At a fish restaurant

There is a restaurant in Paris that I like very much.

Truth be told, there are a dozen or more restaurants in Paris I like very much and if you ask me, or even if you don’t, I’ll make a list of them for you. But I’m here to discuss only one of these restaurants. A couple of years ago a very pleasant thing happened there, and since I gripe generously about bad things, when nice things happen it’s fair that I mention them.

When you hand over enough money for a meal in a restaurant, it is reasonable to expect that nice things will happen. La Cagouille isn’t particularly expensive; you can eat for around $40 if you order the prix fixe. (You won’t get any wine for that price, which would be sad, but you will survive.)

On the Zagat guide’s zero-to-30 scale, La Cagouille (pronounced ca-gwee, pretty much) scores around 36 for food, yet I’ve never met an American who’s heard of it. Very few Parisians I’ve met, even the sophisticated eaters, know of it.

Nestled behind a bank of wispy eight-foot-high trees — I don’t know the French names of trees except oaks, pines and cedars, and the trees in front of La Cagouille are not oaks, pines or cedars — on the ground floor of a ’70s-era Montparnasse apartment building, the restaurant could reasonably be mistaken for a day care center.

 

When you enter you’re in the bar. At first all you see is wood, and the vibe is clubby. But then you notice the nautical details. The wall of shelves behind the bar, stocked almost entirely with bottles of Cognac, is a cross section of a ship’s hull. The bar itself is curved like a skiff’s bottom. If you want to make sure you’re on time for your reservation, you may glance at the ship’s clock on the wall.

With a turn to the left you’re in the dining room. Its crisp, contemporary décor invites and comforts. A floor-to-ceiling glass enclosure filled with the shells of assorted mollusks dominates a wall. This and the rest of the nautical features make sense because La Cagouille is a seafood restaurant.

 

Cagouille is what people in the Charente region of France affectionately call snails, so that makes sense, too. If you, like the Charentais people, wish to celebrate la cagouille, you may do so at a festival for that purpose during the first weekend of September in Saint-Sauveur d’Aunis.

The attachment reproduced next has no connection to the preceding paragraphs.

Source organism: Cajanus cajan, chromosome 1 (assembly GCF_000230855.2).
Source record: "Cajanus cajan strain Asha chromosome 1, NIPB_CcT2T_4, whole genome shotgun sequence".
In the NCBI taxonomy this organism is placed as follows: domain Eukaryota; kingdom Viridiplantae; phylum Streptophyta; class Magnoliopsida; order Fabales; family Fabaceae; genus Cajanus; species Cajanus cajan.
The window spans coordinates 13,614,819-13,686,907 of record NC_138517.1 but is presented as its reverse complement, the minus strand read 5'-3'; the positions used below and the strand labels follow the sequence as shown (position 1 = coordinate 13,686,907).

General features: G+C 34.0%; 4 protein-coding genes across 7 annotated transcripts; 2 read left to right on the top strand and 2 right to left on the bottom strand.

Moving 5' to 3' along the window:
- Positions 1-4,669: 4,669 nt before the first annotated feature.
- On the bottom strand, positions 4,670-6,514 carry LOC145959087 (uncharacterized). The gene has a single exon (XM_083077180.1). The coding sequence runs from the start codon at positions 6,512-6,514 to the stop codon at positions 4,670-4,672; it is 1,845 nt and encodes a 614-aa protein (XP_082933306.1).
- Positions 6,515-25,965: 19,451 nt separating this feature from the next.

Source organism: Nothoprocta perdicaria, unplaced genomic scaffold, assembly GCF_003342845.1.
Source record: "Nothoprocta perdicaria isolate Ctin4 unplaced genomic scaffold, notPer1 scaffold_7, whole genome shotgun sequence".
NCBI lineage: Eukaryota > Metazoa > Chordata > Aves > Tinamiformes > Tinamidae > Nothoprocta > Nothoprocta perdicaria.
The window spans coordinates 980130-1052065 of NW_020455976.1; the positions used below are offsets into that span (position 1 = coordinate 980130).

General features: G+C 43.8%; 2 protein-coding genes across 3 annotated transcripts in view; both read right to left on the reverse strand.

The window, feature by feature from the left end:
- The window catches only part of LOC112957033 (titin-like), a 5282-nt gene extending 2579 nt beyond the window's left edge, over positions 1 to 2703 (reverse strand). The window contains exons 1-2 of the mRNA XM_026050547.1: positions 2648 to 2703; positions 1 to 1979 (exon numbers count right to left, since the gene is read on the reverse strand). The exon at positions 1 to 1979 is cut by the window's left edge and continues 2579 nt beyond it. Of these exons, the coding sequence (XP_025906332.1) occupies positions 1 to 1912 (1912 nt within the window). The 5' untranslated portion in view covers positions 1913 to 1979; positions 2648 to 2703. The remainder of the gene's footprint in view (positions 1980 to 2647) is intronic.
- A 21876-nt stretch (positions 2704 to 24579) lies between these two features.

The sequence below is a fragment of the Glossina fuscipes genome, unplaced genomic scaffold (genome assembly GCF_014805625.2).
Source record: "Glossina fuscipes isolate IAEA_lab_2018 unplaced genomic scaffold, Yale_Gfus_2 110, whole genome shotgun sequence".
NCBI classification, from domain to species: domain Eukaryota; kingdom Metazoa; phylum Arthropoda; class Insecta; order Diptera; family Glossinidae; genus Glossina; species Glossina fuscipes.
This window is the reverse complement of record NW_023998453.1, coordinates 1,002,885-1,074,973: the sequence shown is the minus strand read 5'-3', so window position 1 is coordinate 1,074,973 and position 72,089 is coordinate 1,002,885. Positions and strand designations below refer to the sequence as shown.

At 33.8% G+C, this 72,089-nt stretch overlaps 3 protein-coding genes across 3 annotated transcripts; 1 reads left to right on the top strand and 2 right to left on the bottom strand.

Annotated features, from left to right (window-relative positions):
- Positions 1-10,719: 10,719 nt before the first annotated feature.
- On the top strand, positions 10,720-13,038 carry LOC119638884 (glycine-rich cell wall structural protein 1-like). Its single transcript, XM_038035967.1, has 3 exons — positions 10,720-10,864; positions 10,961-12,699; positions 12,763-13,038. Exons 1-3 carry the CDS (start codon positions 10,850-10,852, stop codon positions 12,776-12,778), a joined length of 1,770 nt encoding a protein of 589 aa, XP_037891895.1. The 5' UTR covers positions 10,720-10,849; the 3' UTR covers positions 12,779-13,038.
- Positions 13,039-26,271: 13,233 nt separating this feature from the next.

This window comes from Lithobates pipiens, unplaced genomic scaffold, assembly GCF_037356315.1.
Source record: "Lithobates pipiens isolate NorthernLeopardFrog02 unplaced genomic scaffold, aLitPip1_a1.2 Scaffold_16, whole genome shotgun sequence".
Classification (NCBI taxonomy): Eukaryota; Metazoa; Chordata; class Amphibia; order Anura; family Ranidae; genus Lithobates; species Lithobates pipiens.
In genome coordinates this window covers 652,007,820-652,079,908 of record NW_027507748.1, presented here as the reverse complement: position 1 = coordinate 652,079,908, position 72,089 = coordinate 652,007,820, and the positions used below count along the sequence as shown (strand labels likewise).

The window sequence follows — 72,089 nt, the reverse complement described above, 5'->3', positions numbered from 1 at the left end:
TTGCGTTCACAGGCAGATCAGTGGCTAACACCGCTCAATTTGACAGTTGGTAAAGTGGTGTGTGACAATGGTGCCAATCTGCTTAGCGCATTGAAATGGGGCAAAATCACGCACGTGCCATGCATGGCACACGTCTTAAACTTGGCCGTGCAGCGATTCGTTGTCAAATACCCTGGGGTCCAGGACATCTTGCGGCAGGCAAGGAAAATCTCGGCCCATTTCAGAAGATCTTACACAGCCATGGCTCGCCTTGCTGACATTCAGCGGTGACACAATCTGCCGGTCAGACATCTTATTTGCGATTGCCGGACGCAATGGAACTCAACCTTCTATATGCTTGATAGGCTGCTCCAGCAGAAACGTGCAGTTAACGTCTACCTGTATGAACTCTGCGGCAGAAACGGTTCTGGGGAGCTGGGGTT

Do not go to La Cagouille thinking, as people who do not care for seafood might, “Oh, these places always have something besides fish. If it’s where you want to go, honey, I’ll be fine.”

You won’t be fine. There is nothing on the menu besides seafood. Little fish, big fish, cockles, clams, oysters, shrimp, fish from rivers and fish from the sea.

(It has not slipped my mind, by the way, that I am here to tell about something pleasant that happened at La Cagouille. In due time. I’m setting the scene, if you don’t mind, or even if you do. You’re free to leave.)

They don’t seem to speak English at La Cagouille, which makes it all the more interesting that their website has a quite-good English version.

From the French version, here is the menu.

Before your meal arrives a bowl of cockles will appear on the table. From each little shell you will extract a nugget of clammy wonderfulness the size of your thumbnail. You will dip it in the butter bath in which it has warmed, and then, as you eat it, marvel at its tender, gentle reminiscence of the Atlantic. This course is free.

 

Among the specialties is Salmon à l’unilateral, a fat fillet cooked only on the skin side so that in the space of a few centimeters the flesh ranges from bright coral to the pale hue of an underripe cantaloupe. Mussels brûle doigts will indeed burn your fingers, as the name suggests; they were cooked in the same very hot cast-iron skillet in which they are delivered to your table.

My favorite dish at La Cagouille is grilled mackerel with mustard sauce. Of the seven or eight times I’ve eaten there, this, best I can remember, has been my main course four or five of them. Like everything in the restaurant, it is prepared simply and as described.

La Cagouille does not go in for fussy side dishes. They are well executed but one wonders if they exist as a matter of “it would just be weird if we didn’t” more than “people expect them.”

On January 1, 2014, Calvin and I happened to be in Paris. We had arrived there a couple of days earlier on an overnight train from Berlin, Germany. That trip was the first time I had ever occupied a sleeper compartment on a train, and I envisioned beforehand something along the lines of Murder on the Orient Express, From Russian With Love and Silver Streak.

The train trip turned out, however, to be something quite different.

(I have still not forgotten about the business of the pleasant thing that happened at La Cagouille. Lighten up. I’ll get there.)